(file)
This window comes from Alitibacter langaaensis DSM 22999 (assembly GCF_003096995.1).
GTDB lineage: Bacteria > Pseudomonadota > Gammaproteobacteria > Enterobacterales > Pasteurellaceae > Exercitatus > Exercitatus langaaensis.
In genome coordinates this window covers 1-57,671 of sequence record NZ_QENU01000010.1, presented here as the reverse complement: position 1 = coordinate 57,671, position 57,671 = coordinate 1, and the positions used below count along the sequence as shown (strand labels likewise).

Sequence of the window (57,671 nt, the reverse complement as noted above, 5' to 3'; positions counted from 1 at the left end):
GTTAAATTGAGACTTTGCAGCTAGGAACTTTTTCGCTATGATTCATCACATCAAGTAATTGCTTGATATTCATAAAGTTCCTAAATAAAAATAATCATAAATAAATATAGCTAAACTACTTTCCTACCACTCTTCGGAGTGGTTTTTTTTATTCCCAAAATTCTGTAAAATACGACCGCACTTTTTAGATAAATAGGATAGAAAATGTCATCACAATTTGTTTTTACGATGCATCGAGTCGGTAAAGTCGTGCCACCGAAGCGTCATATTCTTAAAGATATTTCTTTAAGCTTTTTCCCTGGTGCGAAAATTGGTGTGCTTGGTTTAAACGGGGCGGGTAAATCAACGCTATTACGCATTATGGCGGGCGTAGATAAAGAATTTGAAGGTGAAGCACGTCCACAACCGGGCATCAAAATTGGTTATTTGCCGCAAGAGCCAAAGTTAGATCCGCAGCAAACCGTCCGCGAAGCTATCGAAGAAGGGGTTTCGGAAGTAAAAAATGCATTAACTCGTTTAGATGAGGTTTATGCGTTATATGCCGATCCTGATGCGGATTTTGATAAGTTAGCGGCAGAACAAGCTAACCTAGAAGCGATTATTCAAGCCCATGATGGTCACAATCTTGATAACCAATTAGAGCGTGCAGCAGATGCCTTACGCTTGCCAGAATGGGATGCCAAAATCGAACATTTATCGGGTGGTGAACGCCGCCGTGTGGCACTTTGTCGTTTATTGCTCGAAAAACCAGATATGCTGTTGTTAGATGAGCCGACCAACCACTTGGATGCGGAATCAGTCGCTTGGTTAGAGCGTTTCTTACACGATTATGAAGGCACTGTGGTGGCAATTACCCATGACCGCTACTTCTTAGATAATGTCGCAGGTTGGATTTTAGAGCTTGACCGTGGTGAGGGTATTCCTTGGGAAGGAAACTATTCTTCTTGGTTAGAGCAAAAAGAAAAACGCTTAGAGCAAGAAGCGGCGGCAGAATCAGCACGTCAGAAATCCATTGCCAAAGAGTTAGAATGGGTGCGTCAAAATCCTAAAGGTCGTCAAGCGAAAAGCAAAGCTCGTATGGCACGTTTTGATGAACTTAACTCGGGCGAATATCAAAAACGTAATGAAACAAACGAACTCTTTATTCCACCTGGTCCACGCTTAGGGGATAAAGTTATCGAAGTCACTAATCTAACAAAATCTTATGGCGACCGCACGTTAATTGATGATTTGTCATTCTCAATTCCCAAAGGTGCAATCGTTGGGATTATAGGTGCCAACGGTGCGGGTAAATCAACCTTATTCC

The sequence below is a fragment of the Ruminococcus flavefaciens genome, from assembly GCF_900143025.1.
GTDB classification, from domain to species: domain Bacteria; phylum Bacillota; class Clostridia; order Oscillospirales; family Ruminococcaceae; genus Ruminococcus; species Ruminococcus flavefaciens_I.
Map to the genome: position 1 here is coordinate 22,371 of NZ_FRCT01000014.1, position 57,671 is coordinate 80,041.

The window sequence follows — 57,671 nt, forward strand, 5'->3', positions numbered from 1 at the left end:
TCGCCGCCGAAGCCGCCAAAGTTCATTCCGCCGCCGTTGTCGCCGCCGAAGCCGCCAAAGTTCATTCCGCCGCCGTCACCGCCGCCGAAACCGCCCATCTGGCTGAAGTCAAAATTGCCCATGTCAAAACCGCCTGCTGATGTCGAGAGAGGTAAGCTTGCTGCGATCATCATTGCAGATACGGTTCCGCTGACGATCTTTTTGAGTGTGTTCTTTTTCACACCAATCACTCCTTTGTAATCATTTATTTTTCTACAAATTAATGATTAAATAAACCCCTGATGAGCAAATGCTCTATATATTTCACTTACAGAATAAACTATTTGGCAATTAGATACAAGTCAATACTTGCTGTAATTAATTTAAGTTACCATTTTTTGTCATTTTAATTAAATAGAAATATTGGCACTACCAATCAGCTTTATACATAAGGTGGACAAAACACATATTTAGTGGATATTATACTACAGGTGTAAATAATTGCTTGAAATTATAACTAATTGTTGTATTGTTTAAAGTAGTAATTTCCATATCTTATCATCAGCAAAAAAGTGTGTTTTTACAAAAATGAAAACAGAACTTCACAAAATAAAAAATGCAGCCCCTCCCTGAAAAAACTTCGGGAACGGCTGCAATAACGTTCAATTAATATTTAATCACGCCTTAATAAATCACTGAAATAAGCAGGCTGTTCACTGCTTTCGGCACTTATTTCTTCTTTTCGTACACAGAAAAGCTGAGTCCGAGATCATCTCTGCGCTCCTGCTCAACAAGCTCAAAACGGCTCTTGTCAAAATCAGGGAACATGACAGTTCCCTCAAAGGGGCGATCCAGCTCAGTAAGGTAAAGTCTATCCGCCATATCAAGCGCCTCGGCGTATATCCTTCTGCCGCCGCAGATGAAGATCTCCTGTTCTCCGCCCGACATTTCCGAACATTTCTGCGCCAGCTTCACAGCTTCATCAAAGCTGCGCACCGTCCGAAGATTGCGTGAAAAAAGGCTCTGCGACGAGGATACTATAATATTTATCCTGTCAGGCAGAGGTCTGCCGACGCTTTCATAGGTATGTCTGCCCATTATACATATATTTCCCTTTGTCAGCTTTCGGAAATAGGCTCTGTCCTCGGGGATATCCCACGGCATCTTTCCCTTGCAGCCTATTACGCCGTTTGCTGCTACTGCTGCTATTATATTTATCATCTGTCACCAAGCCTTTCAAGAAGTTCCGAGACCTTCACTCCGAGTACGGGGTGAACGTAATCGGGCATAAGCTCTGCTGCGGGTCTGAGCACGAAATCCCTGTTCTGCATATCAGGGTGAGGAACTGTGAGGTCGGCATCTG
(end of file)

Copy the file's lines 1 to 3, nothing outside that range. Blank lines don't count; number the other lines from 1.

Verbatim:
This window comes from Alitibacter langaaensis DSM 22999 (assembly GCF_003096995.1).
GTDB lineage: Bacteria > Pseudomonadota > Gammaproteobacteria > Enterobacterales > Pasteurellaceae > Exercitatus > Exercitatus langaaensis.
In genome coordinates this window covers 1-57,671 of sequence record NZ_QENU01000010.1, presented here as the reverse complement: position 1 = coordinate 57,671, position 57,671 = coordinate 1, and the positions used below count along the sequence as shown (strand labels likewise).